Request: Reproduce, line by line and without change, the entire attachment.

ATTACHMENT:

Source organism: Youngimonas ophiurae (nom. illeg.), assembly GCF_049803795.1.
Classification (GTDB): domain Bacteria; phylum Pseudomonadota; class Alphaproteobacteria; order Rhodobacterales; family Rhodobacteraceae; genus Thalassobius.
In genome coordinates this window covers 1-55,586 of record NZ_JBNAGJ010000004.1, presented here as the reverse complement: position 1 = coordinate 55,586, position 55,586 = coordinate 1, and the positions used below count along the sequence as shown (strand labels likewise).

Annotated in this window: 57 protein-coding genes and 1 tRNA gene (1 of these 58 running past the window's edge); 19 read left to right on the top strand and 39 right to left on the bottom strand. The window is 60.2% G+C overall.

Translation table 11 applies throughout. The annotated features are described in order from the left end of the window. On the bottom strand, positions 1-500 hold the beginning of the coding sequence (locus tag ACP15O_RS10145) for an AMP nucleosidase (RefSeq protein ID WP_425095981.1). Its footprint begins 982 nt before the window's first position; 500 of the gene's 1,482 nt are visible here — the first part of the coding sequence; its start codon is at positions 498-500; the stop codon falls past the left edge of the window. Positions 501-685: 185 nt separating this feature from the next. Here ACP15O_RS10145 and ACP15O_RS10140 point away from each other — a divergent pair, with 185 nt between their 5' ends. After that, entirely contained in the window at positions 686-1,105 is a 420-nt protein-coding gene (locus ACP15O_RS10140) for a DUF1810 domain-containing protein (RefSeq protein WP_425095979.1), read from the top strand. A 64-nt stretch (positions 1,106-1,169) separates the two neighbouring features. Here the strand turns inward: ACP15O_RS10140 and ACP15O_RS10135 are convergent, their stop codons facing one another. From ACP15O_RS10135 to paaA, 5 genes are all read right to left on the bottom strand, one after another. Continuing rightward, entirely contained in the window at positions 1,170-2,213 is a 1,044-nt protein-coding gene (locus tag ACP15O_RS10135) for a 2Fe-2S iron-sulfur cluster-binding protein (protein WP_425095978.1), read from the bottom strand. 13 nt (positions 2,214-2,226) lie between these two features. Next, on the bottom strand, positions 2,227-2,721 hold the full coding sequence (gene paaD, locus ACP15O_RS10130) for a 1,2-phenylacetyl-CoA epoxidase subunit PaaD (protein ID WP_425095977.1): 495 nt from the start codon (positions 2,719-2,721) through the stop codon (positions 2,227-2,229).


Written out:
Source organism: Youngimonas ophiurae (nom. illeg.), assembly GCF_049803795.1.
Classification (GTDB): domain Bacteria; phylum Pseudomonadota; class Alphaproteobacteria; order Rhodobacterales; family Rhodobacteraceae; genus Thalassobius.
In genome coordinates this window covers 1-55,586 of record NZ_JBNAGJ010000004.1, presented here as the reverse complement: position 1 = coordinate 55,586, position 55,586 = coordinate 1, and the positions used below count along the sequence as shown (strand labels likewise).

Annotated in this window: 57 protein-coding genes and 1 tRNA gene (1 of these 58 running past the window's edge); 19 read left to right on the top strand and 39 right to left on the bottom strand. The window is 60.2% G+C overall.

Translation table 11 applies throughout. The annotated features are described in order from the left end of the window. On the bottom strand, positions 1-500 hold the beginning of the coding sequence (locus tag ACP15O_RS10145) for an AMP nucleosidase (RefSeq protein ID WP_425095981.1). Its footprint begins 982 nt before the window's first position; 500 of the gene's 1,482 nt are visible here — the first part of the coding sequence; its start codon is at positions 498-500; the stop codon falls past the left edge of the window. Positions 501-685: 185 nt separating this feature from the next. Here ACP15O_RS10145 and ACP15O_RS10140 point away from each other — a divergent pair, with 185 nt between their 5' ends. After that, entirely contained in the window at positions 686-1,105 is a 420-nt protein-coding gene (locus ACP15O_RS10140) for a DUF1810 domain-containing protein (RefSeq protein WP_425095979.1), read from the top strand. A 64-nt stretch (positions 1,106-1,169) separates the two neighbouring features. Here the strand turns inward: ACP15O_RS10140 and ACP15O_RS10135 are convergent, their stop codons facing one another. From ACP15O_RS10135 to paaA, 5 genes are all read right to left on the bottom strand, one after another. Continuing rightward, entirely contained in the window at positions 1,170-2,213 is a 1,044-nt protein-coding gene (locus tag ACP15O_RS10135) for a 2Fe-2S iron-sulfur cluster-binding protein (protein WP_425095978.1), read from the bottom strand. 13 nt (positions 2,214-2,226) lie between these two features. Next, on the bottom strand, positions 2,227-2,721 hold the full coding sequence (gene paaD, locus ACP15O_RS10130) for a 1,2-phenylacetyl-CoA epoxidase subunit PaaD (protein ID WP_425095977.1): 495 nt from the start codon (positions 2,719-2,721) through the stop codon (positions 2,227-2,229).